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Suarez v. Mosaic Sales Solutions U.S. Operating Co., LLC

United States District Court, S.D. New York

July 7, 2017

DANIEL SUAREZ, Plaintiff,
v.
MOSAIC SALES SOLUTIONS U.S. OPERATING CO., LLC, Defendant.

          For Daniel Suarez: David Abrams.

          For Mosaic Sales Solutions U.S. Operating Co., LLC: Michael R. Phillips McGuireWoods LLP.

          For Mosaic Sales Solutions U.S. Operating Co., LLC: Philip A. Goldstein McGuireWoods LLP.

          MEMORANDUM OPINION & ORDER

          DENISE COTE, UNITED STATES DISTRICT JUDGE

         Plaintiff Daniel Suarez (“Suarez”) brings this lawsuit alleging that the defendant Mosaic Sales Solutions U.S. Operating Co., LLC (“Mosaic”) unlawfully rescinded a job offer it made to Suarez based on Suarez's criminal record. Suarez asserts that Mosaic did not follow the procedures of the New York City Fair Chance Act (“NYCFCA”). Mosaic moves to dismiss the amended complaint (“FAC”) pursuant to Fed.R.Civ.P. Rule 12(b)(1) on the basis that there is no jurisdiction over this action since Suarez has failed to plead a claim for damages in excess of $75, 000. For the following reasons, the motion is granted.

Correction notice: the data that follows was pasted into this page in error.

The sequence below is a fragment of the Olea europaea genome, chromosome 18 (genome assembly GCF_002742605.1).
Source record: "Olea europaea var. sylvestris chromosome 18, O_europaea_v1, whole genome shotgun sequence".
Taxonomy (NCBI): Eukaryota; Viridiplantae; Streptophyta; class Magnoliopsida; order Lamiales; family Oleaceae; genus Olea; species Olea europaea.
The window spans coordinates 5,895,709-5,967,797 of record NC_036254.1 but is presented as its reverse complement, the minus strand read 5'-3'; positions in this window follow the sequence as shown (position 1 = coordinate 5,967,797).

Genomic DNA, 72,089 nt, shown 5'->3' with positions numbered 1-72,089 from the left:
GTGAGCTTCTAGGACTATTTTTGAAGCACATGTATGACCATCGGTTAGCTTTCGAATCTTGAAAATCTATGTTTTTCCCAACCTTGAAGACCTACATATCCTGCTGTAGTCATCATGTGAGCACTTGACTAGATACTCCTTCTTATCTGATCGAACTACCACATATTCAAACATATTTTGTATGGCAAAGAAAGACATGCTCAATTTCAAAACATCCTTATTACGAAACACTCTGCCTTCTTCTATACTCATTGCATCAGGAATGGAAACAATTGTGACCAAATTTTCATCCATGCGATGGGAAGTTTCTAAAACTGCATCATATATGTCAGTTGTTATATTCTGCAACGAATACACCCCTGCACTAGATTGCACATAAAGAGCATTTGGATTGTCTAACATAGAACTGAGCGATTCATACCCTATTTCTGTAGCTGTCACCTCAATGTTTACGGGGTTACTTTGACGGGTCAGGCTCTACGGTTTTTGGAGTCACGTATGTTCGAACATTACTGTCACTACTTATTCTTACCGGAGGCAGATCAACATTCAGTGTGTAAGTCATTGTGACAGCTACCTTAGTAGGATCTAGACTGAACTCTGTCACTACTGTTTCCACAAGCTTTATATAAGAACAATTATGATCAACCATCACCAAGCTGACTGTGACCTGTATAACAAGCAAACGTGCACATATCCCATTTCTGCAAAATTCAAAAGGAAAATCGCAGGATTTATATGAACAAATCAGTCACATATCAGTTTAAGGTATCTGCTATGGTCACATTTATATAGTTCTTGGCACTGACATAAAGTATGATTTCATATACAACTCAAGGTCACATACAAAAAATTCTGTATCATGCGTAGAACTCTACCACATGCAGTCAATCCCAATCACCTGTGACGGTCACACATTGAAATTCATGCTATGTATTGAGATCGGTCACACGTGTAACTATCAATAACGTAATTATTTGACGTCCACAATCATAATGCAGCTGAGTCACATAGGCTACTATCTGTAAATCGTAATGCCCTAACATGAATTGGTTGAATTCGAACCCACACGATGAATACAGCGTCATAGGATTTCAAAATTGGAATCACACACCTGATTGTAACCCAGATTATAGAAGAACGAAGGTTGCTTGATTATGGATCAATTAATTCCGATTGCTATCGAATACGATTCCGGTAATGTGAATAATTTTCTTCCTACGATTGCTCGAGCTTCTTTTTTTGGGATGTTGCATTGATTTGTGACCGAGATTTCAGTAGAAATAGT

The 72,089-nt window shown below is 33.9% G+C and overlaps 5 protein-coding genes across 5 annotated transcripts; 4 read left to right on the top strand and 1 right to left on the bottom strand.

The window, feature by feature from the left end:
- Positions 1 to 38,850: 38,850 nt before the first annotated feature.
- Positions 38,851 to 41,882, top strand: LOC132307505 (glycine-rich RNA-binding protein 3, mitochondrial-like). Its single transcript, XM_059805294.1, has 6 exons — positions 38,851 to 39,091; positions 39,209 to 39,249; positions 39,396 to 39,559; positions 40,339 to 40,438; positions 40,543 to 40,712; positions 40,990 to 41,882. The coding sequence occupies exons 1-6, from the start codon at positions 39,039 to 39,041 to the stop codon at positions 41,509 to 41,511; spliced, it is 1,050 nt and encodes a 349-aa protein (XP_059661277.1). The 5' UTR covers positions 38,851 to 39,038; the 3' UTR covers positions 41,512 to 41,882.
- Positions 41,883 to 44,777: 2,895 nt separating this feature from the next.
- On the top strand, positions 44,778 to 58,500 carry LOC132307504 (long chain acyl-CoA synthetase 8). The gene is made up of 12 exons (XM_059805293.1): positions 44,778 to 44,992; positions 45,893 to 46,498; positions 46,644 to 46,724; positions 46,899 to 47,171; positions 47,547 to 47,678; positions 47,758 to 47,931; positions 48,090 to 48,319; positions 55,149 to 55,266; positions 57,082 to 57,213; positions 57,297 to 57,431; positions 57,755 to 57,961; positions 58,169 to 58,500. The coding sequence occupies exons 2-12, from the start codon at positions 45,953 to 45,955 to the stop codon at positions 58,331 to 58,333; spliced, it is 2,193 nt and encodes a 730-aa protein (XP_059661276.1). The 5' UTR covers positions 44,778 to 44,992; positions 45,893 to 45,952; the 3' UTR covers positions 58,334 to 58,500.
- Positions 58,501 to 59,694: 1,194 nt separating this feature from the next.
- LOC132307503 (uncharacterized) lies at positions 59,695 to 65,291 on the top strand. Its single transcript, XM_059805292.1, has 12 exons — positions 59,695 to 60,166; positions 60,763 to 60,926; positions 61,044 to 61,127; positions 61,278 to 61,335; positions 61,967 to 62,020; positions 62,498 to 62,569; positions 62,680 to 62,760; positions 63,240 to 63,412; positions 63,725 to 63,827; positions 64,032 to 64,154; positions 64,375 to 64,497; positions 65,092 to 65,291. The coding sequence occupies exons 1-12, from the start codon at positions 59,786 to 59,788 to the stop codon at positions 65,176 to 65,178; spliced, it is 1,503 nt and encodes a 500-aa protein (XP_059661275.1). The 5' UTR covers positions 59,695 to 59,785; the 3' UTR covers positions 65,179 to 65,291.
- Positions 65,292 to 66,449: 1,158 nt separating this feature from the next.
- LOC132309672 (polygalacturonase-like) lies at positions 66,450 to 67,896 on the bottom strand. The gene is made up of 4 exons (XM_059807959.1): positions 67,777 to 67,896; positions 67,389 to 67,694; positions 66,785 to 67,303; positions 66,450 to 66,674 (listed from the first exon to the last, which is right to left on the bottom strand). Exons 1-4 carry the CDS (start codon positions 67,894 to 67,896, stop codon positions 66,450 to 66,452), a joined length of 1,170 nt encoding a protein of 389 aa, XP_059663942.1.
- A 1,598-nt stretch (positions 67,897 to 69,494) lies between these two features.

BACKGROUND

         In the FAC, Suarez asserts that in October 2016 Mosaic offered him a permanent position promoting electronics at a department store in New York City. Suarez quit his prior job based on Mosaic's job offer. Mosaic ran a criminal background check on Suarez and discovered that he had two misdemeanor convictions. In November 2016, Mosaic informed Suarez that the job offer was rescinded. Suarez ultimately found another job. He seeks damages “in an amount not more than $100, 000, ” including lost wages, compensatory damages, punitive damages, and attorneys' fees and costs.